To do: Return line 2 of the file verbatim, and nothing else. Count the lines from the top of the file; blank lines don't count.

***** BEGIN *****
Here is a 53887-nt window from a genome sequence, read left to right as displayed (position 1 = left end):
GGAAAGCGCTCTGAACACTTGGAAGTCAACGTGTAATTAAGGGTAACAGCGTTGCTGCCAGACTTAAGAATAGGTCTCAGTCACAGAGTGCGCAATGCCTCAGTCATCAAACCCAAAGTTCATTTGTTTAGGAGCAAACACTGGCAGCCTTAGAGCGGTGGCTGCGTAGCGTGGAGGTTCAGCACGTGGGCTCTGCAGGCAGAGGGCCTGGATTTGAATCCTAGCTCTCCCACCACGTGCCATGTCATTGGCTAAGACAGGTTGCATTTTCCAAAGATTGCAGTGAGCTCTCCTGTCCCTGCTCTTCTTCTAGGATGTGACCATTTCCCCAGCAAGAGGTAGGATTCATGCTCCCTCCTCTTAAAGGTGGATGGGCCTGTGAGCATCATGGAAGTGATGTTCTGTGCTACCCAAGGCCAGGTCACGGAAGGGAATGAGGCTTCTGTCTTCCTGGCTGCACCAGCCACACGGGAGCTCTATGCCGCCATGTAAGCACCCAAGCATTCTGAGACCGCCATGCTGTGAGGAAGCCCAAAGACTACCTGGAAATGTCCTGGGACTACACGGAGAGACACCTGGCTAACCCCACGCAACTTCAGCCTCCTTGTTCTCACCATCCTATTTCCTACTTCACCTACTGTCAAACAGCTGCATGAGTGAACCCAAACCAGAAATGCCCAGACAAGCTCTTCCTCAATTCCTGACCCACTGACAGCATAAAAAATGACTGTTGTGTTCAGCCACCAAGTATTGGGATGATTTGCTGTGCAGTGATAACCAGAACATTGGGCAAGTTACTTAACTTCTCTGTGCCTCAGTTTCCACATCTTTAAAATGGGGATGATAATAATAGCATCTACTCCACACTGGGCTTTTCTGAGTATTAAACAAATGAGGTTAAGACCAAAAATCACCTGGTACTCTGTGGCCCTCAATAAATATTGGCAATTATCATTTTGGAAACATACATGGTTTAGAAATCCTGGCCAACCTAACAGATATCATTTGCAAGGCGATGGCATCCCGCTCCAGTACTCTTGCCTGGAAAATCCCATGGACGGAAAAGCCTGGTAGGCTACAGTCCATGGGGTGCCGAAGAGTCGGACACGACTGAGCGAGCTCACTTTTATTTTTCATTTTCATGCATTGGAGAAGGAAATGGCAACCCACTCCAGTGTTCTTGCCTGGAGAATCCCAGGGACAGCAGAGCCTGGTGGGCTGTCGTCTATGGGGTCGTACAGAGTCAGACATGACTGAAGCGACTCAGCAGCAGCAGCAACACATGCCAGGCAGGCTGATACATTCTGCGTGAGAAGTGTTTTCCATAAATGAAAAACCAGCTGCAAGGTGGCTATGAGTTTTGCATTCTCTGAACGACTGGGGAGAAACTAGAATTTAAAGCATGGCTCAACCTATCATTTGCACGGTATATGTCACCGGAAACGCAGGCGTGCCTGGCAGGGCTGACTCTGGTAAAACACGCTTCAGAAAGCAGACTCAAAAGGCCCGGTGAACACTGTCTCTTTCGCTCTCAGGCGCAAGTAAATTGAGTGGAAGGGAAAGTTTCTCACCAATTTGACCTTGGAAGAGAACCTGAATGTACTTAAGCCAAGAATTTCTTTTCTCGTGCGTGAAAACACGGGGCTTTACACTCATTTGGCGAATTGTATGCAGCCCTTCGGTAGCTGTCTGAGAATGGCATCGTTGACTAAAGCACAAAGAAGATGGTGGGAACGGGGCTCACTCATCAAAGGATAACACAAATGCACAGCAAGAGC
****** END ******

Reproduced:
GGAAAGCGCTCTGAACACTTGGAAGTCAACGTGTAATTAAGGGTAACAGCGTTGCTGCCAGACTTAAGAATAGGTCTCAGTCACAGAGTGCGCAATGCCTCAGTCATCAAACCCAAAGTTCATTTGTTTAGGAGCAAACACTGGCAGCCTTAGAGCGGTGGCTGCGTAGCGTGGAGGTTCAGCACGTGGGCTCTGCAGGCAGAGGGCCTGGATTTGAATCCTAGCTCTCCCACCACGTGCCATGTCATTGGCTAAGACAGGTTGCATTTTCCAAAGATTGCAGTGAGCTCTCCTGTCCCTGCTCTTCTTCTAGGATGTGACCATTTCCCCAGCAAGAGGTAGGATTCATGCTCCCTCCTCTTAAAGGTGGATGGGCCTGTGAGCATCATGGAAGTGATGTTCTGTGCTACCCAAGGCCAGGTCACGGAAGGGAATGAGGCTTCTGTCTTCCTGGCTGCACCAGCCACACGGGAGCTCTATGCCGCCATGTAAGCACCCAAGCATTCTGAGACCGCCATGCTGTGAGGAAGCCCAAAGACTACCTGGAAATGTCCTGGGACTACACGGAGAGACACCTGGCTAACCCCACGCAACTTCAGCCTCCTTGTTCTCACCATCCTATTTCCTACTTCACCTACTGTCAAACAGCTGCATGAGTGAACCCAAACCAGAAATGCCCAGACAAGCTCTTCCTCAATTCCTGACCCACTGACAGCATAAAAAATGACTGTTGTGTTCAGCCACCAAGTATTGGGATGATTTGCTGTGCAGTGATAACCAGAACATTGGGCAAGTTACTTAACTTCTCTGTGCCTCAGTTTCCACATCTTTAAAATGGGGATGATAATAATAGCATCTACTCCACACTGGGCTTTTCTGAGTATTAAACAAATGAGGTTAAGACCAAAAATCACCTGGTACTCTGTGGCCCTCAATAAATATTGGCAATTATCATTTTGGAAACATACATGGTTTAGAAATCCTGGCCAACCTAACAGATATCATTTGCAAGGCGATGGCATCCCGCTCCAGTACTCTTGCCTGGAAAATCCCATGGACGGAAAAGCCTGGTAGGCTACAGTCCATGGGGTGCCGAAGAGTCGGACACGACTGAGCGAGCTCACTTTTATTTTTCATTTTCATGCATTGGAGAAGGAAATGGCAACCCACTCCAGTGTTCTTGCCTGGAGAATCCCAGGGACAGCAGAGCCTGGTGGGCTGTCGTCTATGGGGTCGTACAGAGTCAGACATGACTGAAGCGACTCAGCAGCAGCAGCAACACATGCCAGGCAGGCTGATACATTCTGCGTGAGAAGTGTTTTCCATAAATGAAAAACCAGCTGCAAGGTGGCTATGAGTTTTGCATTCTCTGAACGACTGGGGAGAAACTAGAATTTAAAGCATGGCTCAACCTATCATTTGCACGGTATATGTCACCGGAAACGCAGGCGTGCCTGGCAGGGCTGACTCTGGTAAAACACGCTTCAGAAAGCAGACTCAAAAGGCCCGGTGAACACTGTCTCTTTCGCTCTCAGGCGCAAGTAAATTGAGTGGAAGGGAAAGTTTCTCACCAATTTGACCTTGGAAGAGAACCTGAATGTACTTAAGCCAAGAATTTCTTTTCTCGTGCGTGAAAACACGGGGCTTTACACTCATTTGGCGAATTGTATGCAGCCCTTCGGTAGCTGTCTGAGAATGGCATCGTTGACTAAAGCACAAAGAAGATGGTGGGAACGGGGCTCACTCATCAAAGGATAACACAAATGCACAGCAAGAGC